Aguinsky says that if he was opening another bar, storage would be first on his list of considerations. “I would definitely look for a place with enough room for storage and production. When we opened Tres Monos we only had a tiny room for storage so we had to look for another place outside our venue.” He suggests looking for a place with another room at least as big as the bar for storage, freezers, fridges and more. He also makes the good point that brands can often pay bars in product – if you’re paying for extra space to store that product, you’re not really being paid at all.
Ergonomics equals efficiency
Making sure your bar is working hard for its bartenders is a huge consideration and ergonomics is a word that continues to be used by bar owners who are designing their bars and their work stations from scratch. “If you have someone standing there for seven hours that space needs to be functional but needs to feel comfortable,” says Velasquez. Ergonomics is something that is becoming increasingly spoken about when it comes to bar stations, pioneered by the teams at Tayer + Elementary and Behind Bars when the east London bar opened with its own custom-built hexagonal bar, taking cues from restaurants usually operate by giving each bartender the flexibility to work in a set up that suits them.
It’s a similar approach over at Double Chicken Please where each bartender has their own three-drawer fridge, a rarity in the US bar industry. “It gives you a lot of efficiency to quickly access all your ingredients, which really helps for speed as the layout means you can see what’s where and you have a clear view of everything to understand what your next move is,” explains Chan. The bar rail is also moveable so bartenders can adjust it depending on whether they are left- or right-handed.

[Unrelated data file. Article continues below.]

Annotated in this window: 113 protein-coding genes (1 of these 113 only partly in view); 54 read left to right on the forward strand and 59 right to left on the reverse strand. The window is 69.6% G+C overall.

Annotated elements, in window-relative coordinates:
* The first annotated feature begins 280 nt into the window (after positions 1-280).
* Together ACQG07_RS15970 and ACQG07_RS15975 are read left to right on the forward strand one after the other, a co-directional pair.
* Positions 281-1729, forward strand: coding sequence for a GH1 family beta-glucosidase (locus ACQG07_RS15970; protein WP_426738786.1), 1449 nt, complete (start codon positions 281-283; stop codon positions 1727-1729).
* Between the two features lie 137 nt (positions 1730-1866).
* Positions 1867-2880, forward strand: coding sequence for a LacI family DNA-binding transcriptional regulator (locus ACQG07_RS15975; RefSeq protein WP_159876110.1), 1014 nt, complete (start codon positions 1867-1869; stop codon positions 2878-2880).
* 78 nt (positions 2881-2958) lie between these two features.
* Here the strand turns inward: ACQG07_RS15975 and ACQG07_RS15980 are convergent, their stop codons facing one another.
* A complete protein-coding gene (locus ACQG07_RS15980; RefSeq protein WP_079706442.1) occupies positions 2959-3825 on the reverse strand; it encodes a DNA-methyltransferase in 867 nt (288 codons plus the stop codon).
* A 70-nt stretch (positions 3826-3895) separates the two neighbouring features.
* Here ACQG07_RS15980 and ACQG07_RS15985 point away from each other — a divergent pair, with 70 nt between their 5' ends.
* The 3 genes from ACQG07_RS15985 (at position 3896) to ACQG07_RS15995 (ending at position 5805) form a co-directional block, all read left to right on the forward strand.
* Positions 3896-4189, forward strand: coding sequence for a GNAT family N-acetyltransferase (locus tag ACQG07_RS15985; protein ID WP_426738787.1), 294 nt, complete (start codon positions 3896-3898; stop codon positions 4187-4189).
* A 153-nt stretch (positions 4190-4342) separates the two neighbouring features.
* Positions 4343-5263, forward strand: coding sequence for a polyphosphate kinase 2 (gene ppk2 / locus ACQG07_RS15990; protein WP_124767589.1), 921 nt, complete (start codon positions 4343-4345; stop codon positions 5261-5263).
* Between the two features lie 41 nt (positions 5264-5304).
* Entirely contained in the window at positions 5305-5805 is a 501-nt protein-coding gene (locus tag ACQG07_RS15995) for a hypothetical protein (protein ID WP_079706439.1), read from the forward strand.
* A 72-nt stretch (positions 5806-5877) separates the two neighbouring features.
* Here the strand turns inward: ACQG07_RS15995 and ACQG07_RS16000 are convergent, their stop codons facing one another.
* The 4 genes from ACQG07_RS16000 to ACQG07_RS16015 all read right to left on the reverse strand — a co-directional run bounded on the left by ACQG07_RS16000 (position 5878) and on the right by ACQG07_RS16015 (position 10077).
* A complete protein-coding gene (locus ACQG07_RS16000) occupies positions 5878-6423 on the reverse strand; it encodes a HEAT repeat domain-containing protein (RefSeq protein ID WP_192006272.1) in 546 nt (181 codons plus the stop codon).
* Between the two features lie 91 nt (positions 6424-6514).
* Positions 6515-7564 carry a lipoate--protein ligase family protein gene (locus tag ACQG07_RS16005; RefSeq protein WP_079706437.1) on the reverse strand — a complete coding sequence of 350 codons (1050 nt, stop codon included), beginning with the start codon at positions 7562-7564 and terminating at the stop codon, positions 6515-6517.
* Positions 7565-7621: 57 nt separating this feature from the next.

Over at The Aviary and Melton’s bartenders barely have to leave their workstation during service. “Each station has its own kind of cockpit,” he explains. “On top of the station are wells for all your bottles as we’re batching a majority of drinks ahead of time. There is running water for all of your bar tools right next to you so you can use it if you’re right- or left-handed and we also have a tin dispenser as we don’t wash tins between drinks.”
Making them pay
It might sound simple but how your customers pay is also an integral design element of your overall operations. Lag time with untrustworthy equipment, endless trips to the till, cash vs card are all elements at play when it comes to remunerating your bar. Pre-paying can be an option but often in more formal settings like The Aviary, where Melton explains that tables are booked for pretty tight turn arounds and customers book with a deposit on a booking app while also being given the option to pre-pay for their set menu – that way once they’re finished they just get up and leave.
A country or region’s reliance on cash however can make this option a no-goer – and as Velasquez points out, France is still heavily reliant on cash unlike, in comparison, the UK. In Buenos Aires, Tres Monos takes both card and cash, with Aguinsky arguing that neither is quicker than the other: “With cash it takes a little more time counting the money but with cards sometimes they split the bill.” Double Chicken Please now uses a hand-held Ipad for payments and adds the customer’s chosen tip percentage once the customer has finished paying. “It isn’t my favourite way,” laments Chan. “It’s too techy and I like analogue, but we cannot afford that as we need the speed.”